Redeeming Your Weaknesses

by | Nov 1, 2018

To find your greatest weakness, first identify your greatest strength and then look right behind it.

That’s one of the tragic results of sin: it twists our strengths into weaknesses, just as (-1) x 100 becomes -100.

Are you highly intelligent and well-studied in the Bible? Look out, because your knowledge can puff you up and be used to conceal sin and rationalize ungodly attitudes and behaviors (1Cor. 8:1).

Are you gifted at reading others and discerning their feelings and interests? You may be tempted to use that ability to manipulate them for your own purposes (Rom. 16:18).

Are you kind and caring? You may be too quick to offer help to others and end up making commitments you don’t keep (Eccl. 5:2).

Are you compassionate and gentle? You could be vulnerable to “fear of man” and find it difficult to offer needed correction to others (Prov. 27:6).

Are you bold and courageous? You may be inclined to judge others and blurt out words that wound rather than heal (Prov. 12:18).

The same principle applies to churches and organizations.

Is your church committed to sound doctrine and theology? You could become proud, indifferent to emotions and personal struggles, and judgmental of those who don’t share your views.

Is your church given to passionate worship? You could be led astray by emotion and tossed to and fro by the latest worldly ideas.

Does your church work to alleviate injustice and suffering? Be careful … because doing good works can become a substitute for sharing the gospel of Christ, which is the only way to prevent eternal suffering.

The answer to this problem is not to stop being discerning, kind, compassionate, courageous, committed to sound doctrine, passionate in our worship, or concerned about injustice. All of these attitudes and behaviors are actually commanded by God.

The solution to this problem is to pray daily that God would give you grace to sanctify your strengths, that is, to purify them from sin and to set them apart exclusively for his purposes.

O Lord, please help me to accurately identify the gifts and strengths you have given me, and to discern how they can be corrupted by sin and used in ways that dishonor you and hurt others (self-awareness).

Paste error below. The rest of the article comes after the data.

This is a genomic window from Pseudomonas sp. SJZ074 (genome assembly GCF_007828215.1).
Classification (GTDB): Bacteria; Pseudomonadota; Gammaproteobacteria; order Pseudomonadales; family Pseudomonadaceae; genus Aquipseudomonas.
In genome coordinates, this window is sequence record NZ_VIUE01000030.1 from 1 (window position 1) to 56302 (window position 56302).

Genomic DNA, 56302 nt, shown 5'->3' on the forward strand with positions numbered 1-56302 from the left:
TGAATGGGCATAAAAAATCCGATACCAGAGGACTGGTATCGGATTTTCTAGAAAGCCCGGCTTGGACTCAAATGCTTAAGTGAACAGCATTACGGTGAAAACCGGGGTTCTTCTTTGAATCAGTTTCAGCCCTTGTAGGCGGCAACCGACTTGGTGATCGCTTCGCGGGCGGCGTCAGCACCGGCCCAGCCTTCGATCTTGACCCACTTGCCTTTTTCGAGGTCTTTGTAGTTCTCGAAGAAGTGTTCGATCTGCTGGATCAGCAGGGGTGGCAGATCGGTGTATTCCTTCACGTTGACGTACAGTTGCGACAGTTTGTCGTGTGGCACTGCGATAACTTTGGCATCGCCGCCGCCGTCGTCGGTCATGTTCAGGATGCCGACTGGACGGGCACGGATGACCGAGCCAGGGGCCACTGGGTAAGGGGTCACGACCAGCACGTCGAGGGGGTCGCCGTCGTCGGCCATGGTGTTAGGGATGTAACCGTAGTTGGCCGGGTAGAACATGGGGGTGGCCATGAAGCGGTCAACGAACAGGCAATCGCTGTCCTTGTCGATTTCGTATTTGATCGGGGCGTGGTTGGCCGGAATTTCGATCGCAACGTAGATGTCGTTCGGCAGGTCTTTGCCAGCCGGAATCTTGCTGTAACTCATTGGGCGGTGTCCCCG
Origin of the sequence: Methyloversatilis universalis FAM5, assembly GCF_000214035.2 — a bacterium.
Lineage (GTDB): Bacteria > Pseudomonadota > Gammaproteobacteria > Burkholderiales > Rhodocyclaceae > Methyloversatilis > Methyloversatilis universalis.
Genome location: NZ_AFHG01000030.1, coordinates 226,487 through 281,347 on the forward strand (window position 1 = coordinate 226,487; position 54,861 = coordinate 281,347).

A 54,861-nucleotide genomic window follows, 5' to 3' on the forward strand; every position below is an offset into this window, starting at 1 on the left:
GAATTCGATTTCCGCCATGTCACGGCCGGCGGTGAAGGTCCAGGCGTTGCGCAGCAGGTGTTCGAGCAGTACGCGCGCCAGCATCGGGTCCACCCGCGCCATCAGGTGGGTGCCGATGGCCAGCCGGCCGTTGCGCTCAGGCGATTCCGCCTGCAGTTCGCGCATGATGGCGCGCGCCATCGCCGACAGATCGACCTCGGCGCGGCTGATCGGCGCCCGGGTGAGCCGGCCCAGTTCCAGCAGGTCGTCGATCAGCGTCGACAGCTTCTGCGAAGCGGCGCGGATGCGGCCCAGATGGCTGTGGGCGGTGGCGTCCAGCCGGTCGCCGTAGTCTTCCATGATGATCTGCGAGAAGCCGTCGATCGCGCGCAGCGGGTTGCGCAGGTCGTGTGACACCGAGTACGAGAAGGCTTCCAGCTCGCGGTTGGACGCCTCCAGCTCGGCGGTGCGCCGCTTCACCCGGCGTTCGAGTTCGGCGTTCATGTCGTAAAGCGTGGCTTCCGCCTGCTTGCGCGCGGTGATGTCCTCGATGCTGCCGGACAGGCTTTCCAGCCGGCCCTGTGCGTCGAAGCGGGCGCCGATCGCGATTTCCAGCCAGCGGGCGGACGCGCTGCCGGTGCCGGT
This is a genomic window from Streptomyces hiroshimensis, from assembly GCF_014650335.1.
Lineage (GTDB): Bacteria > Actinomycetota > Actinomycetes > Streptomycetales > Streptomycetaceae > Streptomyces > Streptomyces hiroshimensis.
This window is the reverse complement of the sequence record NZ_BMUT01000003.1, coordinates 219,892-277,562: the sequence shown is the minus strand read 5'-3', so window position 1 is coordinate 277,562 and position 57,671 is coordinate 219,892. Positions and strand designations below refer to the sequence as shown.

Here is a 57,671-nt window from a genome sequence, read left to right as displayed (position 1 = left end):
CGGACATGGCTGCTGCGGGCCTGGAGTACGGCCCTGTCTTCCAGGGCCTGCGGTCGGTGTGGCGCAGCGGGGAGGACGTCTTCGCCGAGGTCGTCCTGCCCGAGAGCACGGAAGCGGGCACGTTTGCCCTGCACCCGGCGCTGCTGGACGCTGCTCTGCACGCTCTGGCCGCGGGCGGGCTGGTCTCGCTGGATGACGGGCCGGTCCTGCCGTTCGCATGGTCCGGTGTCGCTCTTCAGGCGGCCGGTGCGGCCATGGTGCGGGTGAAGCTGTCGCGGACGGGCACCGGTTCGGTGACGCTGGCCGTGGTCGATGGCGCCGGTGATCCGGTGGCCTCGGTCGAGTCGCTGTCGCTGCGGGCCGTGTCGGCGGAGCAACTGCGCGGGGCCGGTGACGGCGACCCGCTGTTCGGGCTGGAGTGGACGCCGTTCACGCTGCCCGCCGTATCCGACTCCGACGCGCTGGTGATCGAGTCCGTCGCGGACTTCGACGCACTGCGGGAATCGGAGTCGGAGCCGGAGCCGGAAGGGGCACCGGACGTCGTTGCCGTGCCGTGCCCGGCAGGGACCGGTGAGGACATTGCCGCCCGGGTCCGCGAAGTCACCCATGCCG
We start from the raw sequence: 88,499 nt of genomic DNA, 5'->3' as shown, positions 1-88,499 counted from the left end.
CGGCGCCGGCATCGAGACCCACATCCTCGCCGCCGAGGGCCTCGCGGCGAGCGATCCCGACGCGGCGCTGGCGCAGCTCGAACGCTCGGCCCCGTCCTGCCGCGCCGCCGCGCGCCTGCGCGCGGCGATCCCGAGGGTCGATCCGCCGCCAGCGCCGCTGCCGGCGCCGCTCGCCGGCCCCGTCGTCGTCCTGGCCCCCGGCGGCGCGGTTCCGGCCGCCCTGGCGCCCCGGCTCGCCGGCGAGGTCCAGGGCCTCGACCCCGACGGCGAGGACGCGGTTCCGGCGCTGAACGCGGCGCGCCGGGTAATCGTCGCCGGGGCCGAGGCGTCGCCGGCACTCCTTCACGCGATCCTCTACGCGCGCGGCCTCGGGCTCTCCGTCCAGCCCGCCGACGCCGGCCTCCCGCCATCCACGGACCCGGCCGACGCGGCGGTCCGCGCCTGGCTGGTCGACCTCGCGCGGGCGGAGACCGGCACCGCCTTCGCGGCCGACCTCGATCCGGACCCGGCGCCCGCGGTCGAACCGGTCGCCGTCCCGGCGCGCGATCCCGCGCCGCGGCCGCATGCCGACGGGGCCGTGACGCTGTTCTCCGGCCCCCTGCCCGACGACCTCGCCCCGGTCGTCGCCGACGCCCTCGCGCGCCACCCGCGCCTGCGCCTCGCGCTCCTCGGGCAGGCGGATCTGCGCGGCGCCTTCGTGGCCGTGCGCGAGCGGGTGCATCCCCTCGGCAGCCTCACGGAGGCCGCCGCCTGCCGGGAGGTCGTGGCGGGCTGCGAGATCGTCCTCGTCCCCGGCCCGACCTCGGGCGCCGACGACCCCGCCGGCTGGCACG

Please give me grace to discipline myself and take every thought, emotion, word and action—every strength you have given me—captive to Christ (self-engagement).

Enable me to clearly discern the needs of others (other-awareness) …

and give me both the desire and ability to truly minister to those around me rather than manipulating them (other-engagement).

Lord, I can only do this as you fill me with your Holy Spirit, as you give me a deeper understanding of all you have done for me through the gospel (God-awareness) …

and as you incline my heart to obey your command to love others as you have loved me (God-engagement).

God has given you special grace and gifts (Eph. 4:7-8). The more consciously and deliberately you sanctify these strengths for his purposes, the more fully they can be used to bless others, develop closer relationships, and build his church (Eph. 4:11-16.).

– Ken Sande

Reflection Questions

  • What are your greatest strengths?
  • How have those strengths sometimes been twisted into great weaknesses?
  • How could you sanctify those strengths today and use them more consistently and effectively to honor God and serve other people?
  • What are the greatest strengths of your church?
  • How could those strengths actually become weaknesses?
  • How can you sanctify those strengths and use them more consistently and effectively to build God’s kingdom?

Permission to distribute: Please feel free to download, print, or electronically share this message in its entirety for non-commercial purposes with as many people as you like.

© 2018 Ken Sande

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